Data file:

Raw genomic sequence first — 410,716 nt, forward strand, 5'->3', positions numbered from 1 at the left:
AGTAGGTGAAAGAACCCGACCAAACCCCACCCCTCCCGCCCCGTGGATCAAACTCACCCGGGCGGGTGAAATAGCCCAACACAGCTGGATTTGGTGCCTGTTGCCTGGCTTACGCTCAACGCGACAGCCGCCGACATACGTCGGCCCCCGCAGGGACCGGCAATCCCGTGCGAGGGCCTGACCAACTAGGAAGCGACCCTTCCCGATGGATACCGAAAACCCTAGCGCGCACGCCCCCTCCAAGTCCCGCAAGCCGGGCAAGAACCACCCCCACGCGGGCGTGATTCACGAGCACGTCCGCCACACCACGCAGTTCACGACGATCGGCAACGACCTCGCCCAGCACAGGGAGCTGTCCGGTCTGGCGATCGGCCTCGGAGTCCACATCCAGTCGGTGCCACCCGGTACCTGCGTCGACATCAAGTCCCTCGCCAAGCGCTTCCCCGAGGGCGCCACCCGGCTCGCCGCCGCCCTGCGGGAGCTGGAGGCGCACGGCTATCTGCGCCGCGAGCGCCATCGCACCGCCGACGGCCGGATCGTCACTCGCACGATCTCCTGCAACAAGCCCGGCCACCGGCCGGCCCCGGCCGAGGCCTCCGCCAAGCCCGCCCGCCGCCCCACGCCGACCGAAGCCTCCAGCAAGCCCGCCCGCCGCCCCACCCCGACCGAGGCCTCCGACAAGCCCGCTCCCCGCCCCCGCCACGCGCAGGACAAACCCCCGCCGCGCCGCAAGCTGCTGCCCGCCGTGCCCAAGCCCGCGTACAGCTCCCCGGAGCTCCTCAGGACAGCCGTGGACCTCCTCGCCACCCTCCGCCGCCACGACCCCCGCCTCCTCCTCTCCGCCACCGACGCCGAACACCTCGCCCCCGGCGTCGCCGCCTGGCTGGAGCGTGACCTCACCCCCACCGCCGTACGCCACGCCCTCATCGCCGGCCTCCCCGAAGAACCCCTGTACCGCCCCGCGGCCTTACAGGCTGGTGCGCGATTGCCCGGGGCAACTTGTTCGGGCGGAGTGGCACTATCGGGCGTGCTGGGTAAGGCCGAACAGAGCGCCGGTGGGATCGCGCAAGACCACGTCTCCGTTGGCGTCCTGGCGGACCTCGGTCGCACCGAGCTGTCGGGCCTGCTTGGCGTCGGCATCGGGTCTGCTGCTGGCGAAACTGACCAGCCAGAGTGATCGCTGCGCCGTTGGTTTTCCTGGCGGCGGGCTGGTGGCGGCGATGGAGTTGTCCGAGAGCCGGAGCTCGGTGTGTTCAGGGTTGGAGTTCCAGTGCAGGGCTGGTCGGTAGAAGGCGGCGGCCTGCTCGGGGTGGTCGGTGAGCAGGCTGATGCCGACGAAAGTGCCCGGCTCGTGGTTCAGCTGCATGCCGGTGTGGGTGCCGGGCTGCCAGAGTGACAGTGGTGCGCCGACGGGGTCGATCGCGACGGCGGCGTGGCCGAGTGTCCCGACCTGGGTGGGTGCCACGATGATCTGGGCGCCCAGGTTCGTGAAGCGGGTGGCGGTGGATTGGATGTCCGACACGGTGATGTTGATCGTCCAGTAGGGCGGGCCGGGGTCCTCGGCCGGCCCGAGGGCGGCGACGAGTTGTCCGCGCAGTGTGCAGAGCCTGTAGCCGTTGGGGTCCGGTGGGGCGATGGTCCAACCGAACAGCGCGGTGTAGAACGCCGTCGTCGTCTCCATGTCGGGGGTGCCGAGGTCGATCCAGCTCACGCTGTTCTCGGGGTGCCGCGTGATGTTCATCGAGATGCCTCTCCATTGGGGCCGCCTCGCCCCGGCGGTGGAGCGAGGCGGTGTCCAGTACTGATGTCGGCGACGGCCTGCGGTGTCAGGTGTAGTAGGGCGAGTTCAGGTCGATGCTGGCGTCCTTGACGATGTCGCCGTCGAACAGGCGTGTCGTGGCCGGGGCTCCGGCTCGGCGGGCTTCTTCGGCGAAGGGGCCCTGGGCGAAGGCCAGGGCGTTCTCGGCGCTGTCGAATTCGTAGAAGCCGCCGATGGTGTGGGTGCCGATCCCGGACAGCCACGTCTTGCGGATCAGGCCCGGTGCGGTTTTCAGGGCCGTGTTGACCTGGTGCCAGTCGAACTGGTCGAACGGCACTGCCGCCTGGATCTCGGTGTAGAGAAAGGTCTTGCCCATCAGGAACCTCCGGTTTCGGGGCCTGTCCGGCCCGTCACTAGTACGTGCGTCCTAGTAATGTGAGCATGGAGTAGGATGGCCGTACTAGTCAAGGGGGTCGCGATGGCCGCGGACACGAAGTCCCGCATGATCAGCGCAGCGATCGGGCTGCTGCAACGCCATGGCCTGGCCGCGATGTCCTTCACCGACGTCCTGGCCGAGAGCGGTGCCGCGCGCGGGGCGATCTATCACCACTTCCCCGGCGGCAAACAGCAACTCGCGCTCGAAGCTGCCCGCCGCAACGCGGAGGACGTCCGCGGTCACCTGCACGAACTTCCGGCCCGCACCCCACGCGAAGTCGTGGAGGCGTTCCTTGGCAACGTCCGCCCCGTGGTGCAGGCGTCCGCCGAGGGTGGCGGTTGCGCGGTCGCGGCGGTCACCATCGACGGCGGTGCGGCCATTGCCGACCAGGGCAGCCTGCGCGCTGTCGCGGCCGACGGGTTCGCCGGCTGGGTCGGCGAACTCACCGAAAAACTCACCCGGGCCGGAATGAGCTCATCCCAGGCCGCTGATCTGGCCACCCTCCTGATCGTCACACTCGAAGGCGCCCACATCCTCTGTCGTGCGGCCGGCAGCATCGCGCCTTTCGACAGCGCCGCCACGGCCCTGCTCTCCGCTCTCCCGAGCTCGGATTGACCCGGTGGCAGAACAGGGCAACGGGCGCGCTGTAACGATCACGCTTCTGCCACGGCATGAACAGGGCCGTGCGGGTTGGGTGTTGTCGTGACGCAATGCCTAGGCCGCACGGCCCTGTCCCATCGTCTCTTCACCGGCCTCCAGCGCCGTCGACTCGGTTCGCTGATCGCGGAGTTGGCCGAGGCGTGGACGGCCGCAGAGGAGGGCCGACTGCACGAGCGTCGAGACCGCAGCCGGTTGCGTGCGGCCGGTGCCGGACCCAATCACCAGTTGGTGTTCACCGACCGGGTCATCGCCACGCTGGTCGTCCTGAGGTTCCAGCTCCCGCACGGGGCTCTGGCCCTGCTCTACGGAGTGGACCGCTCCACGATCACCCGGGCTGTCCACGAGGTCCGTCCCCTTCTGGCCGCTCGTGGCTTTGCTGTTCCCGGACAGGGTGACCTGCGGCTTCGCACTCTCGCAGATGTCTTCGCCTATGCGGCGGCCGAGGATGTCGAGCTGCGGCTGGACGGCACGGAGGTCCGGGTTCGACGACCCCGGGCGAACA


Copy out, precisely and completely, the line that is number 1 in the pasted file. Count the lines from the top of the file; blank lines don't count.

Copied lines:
Raw genomic sequence first — 410,716 nt, forward strand, 5'->3', positions numbered from 1 at the left: